Budgeting and Cash Flow

Budgeting and Cash Flow

Budget Scenarios

There are 3 types of income models: Employee income, the entrepreneur or gig worker, and the retiree or investor. The employee budget has relatively stable revenue but may have variable expenses. The entrepreneur has unstable revenue but can have stable expenses and would create a budget focused more on expenses. The gig economy worker, contractor or a holder of multiple part-time jobs can also use this model. The retiree, investor or fixed income scenario has stable revenues but may have to be more active in how they are managed and has more stable expenses. Many people have aspects of all 3 income models and they can all be combined at different stages of life or in different circumstances.

Employment Income

A worker with a full-time job and a predictable salary and benefits is a common profile, making up more than half of all adults in Canada. The revenue part of the equation which is the mandatory deductions and optional deductions are predictable and so the revenue part of the equation is straight forward. The expenses are where the work needs to be done because the lifestyle will determine where the remainder of the money goes.

Entrepreneurial, Contractor or Gig Economy Income

The entrepreneur has two major differences versus the worker. 1) The cash flows are unpredictable, so the value of doing a budget over a year becomes more important. Cash flows tend to follow a feast or famine trend where you may perform some work and not get paid for a long period and then be flush with cash at a certain time of the year. 2) The second major difference is that there will be business expenses as well as personal expenses which will often overlap. One tip of major importance is to itemize the business expenses separately from the personal expenses. If there is overlap such as a home office, automobile use, or utilities, the expenses will be there regardless of the business, but the tax implications and maybe the usage will be different between having a business or not. Why separate the business expenses from the personal expenses? Your budget will answer 2 questions at the same time: How is my business doing and is it worthwhile to keep doing it? Above and beyond my business, how are my personal expenses and are they being covered? A bonus feature is that taxes will be easier to calculate with a budget set up in this way.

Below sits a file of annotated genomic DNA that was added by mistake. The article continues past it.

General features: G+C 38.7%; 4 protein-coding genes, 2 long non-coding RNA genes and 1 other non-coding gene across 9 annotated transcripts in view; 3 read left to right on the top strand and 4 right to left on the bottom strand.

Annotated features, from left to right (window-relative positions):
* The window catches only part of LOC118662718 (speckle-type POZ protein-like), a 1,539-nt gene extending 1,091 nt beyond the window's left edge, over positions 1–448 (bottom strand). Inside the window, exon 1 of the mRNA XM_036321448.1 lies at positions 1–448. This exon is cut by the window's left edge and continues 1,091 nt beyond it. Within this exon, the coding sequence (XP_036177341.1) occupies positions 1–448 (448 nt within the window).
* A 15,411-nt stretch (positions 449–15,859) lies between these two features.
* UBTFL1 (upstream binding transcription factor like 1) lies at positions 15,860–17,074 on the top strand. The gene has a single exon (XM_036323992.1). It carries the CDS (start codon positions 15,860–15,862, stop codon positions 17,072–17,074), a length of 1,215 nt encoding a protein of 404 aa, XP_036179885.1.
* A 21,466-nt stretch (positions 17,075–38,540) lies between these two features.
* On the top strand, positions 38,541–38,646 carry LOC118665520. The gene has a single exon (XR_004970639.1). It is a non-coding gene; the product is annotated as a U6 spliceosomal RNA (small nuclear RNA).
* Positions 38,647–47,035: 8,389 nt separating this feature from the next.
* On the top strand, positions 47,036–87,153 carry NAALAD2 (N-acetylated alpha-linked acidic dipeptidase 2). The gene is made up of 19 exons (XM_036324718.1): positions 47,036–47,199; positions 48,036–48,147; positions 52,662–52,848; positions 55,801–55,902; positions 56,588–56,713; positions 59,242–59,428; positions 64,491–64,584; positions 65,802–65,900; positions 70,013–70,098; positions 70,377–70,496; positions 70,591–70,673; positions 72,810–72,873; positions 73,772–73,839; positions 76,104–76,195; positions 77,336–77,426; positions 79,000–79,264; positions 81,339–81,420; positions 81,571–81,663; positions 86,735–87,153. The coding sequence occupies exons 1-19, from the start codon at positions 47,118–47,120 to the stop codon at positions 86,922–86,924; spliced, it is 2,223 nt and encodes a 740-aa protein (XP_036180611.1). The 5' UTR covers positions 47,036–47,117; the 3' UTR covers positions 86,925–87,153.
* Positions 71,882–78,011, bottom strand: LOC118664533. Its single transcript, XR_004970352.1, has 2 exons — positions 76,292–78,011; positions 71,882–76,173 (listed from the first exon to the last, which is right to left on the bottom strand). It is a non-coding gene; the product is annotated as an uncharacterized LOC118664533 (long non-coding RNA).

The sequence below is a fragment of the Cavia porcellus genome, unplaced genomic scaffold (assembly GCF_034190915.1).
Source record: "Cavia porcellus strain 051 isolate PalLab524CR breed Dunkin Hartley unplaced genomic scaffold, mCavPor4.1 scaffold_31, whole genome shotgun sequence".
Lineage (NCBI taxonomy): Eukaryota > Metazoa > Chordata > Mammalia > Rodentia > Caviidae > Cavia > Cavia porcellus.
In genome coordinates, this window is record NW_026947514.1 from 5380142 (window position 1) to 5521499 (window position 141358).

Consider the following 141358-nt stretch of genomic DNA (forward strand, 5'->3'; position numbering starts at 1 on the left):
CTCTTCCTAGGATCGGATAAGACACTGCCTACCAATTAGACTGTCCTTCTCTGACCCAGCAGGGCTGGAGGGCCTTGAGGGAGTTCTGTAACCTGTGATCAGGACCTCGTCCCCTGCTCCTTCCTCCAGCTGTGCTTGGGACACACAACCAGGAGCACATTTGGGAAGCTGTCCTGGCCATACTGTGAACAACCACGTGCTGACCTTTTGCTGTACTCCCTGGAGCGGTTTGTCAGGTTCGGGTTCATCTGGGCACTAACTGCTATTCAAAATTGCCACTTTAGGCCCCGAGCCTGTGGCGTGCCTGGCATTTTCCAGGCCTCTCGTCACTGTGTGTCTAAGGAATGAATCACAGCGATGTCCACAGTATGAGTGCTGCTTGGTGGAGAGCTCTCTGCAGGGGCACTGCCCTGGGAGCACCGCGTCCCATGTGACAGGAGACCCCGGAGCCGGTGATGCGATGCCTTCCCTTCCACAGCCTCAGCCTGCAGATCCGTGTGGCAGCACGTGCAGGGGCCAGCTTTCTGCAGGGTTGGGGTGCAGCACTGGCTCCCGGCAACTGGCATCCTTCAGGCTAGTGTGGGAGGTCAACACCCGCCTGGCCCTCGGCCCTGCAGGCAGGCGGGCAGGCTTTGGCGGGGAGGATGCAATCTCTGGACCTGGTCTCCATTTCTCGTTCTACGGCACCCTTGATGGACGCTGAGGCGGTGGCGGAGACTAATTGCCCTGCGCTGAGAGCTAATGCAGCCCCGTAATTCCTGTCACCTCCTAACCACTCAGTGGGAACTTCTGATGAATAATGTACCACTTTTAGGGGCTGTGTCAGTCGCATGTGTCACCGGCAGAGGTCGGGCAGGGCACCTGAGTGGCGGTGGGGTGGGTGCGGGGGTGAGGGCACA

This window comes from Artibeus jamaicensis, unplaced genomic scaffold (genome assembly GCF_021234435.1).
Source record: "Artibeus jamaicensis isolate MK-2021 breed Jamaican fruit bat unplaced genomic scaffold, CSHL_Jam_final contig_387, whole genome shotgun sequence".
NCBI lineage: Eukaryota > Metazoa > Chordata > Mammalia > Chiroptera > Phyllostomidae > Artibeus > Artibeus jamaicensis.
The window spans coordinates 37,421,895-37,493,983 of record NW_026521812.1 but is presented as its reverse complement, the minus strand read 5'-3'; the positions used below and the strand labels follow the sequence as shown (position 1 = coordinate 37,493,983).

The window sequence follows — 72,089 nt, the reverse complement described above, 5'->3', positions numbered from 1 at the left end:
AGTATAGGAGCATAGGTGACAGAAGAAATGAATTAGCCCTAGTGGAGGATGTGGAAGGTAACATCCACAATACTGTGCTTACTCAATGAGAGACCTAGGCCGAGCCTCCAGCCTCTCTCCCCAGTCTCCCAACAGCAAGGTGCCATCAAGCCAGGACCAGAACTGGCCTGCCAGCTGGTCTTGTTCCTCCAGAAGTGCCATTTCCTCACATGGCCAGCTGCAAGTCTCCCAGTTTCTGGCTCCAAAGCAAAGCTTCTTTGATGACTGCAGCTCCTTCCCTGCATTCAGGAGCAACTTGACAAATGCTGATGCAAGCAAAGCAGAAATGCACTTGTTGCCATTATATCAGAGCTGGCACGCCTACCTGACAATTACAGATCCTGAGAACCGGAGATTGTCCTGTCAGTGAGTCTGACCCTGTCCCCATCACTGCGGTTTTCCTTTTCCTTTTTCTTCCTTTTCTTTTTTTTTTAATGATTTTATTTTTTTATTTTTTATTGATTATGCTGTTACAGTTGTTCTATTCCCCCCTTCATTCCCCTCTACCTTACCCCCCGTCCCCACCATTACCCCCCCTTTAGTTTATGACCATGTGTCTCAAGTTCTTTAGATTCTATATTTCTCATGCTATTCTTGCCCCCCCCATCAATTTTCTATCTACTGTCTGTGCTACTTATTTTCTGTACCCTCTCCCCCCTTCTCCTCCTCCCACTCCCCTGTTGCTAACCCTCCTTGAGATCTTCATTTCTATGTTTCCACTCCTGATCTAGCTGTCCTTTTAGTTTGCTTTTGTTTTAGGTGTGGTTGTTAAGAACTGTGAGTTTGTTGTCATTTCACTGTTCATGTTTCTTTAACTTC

Note that if you rent properties, this can be treated as a self-employed type of situation, except that there are no CPP or EI deductions because renting property is considered passive income. The budget aspect would be identical otherwise.

If you collect HST as a self-employed person, separate HST collected and HST expensed as the money comes in. This money is not yours and will have to be remitted to the government so assume that you are just holding it for someone else. You can technically use it as a short-term loan but would then have to replenish your account when you remit your HST.

If you have a business, keep in mind that some people may not pay their bills even though the work is completed. If this is common in your business, you may have a budget item for “bad debts” or non-collectible payments which would reduce your revenues or budget income.

Always think of your cash flows on an annual basis where some months have low cash flow and other months have high cash flow. During the high cash flow months, allocate enough money to cover expenses until the next period of high cash flow. How do you know if your budget has any surplus? You generally will not know until 1 year has passed and you have witnessed the variable cash flows and seen the results. The bedrock of the budget is your expenses.

Reserve Fund

For dealing with uncertainty, a reserve fund becomes more important than for those receiving stable income. For a full-time job holder, the reserve fund is designed to cover large unexpected expenses and job layoffs. For the entrepreneur, the reserve fund must also cover the low cash flow periods because work can come and go at any time, and customer payments can be variable even when the work is steady. The reserve fund acts as a buffer to absorb periods of low cash flow and should be replenished when there are periods of high cash flow. An alternative to handing this is to use a line of credit or some other means of debt. You would draw down or expand the line of credit balance during periods of low cash flow and then repay or pay down the balance during periods of high cash flow. This can be a good solution if there is no money available for a reserve fund. However, there are 2 issues with doing this. Debt usage always has an interest charge which is an added expense that provides you with no benefit. Secondly, you are at the mercy of the lender. If interest rates rise, fees rise or lending becomes restricted, you will have issues meeting cash flows when you need money the most.

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